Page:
'Rogue Twitter employee' who suspended Donald Trump's account identified

Bahtiyar Duysak says it was 'a mistake' and what happened was 'just random'

Harriet Agerholm
Thursday 30 November 2017 12:25
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Bahtiyar Suysak was reportedly working on a temporary contract for Twitter in San Francisco when the opportunity arose to take down the US President's account
Bahtiyar Suysak was reportedly working on a temporary contract for Twitter in San Francisco when the opportunity arose to take down the US President's account

The "rogue" Twitter employee who shut down Donald Trump's account on his last day of work has stepped forward to identify himself.

Bahtiyar Duysak said silencing the US President on the social network for 11 minutes was a "mistake".

The German national with Turkish heritage added that did not plan to interfere with the account and he was working on a temporary contract for social media company when the incident happened.

"There are millions of people who would take actions against him if they had the possibility. In my case, it was just random," he told technology website TechCrunch.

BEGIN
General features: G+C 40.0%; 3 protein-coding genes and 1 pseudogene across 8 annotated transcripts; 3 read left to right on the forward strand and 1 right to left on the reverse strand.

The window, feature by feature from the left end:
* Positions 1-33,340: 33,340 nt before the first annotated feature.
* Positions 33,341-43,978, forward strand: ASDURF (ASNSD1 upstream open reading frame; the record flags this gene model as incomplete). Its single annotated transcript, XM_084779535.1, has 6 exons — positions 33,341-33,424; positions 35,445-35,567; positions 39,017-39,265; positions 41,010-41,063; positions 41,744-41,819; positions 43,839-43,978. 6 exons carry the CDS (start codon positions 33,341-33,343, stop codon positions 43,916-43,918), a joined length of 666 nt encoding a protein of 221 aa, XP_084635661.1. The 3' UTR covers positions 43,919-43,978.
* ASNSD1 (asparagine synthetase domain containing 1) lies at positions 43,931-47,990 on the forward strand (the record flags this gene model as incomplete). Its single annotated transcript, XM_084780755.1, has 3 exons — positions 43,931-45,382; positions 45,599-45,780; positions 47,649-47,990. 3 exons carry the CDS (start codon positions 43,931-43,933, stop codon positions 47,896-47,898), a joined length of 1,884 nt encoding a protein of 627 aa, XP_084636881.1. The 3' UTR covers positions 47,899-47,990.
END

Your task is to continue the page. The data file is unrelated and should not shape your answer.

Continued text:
Towards the end of his last day at the San Francisco-based company an alert came to him that someone had reported Mr Trump's account for an unspecified violation, he said in the interview, which was filmed and posted online.

He started the process of deactivating the account, although it did not go offline until hours later. He did not explain why there was a delay, something Twitter has not commented on either.

"I didn't hack anyone. I didn't do anything which I wasn't authorised to do," he said.

Twitter has not confirmed whether Mr Duysak was the ex-employee in question, but he has been named in previous reports about the incident.

The takedown of Mr Trump's account on 2 November sparked concerns among Twitter users over how much power employees have over sensitive accounts and whether abuse of their power could lead to international incidents.

"We have taken a number of steps to keep an incident like this from happening again," the company said in a statement earlier this week.

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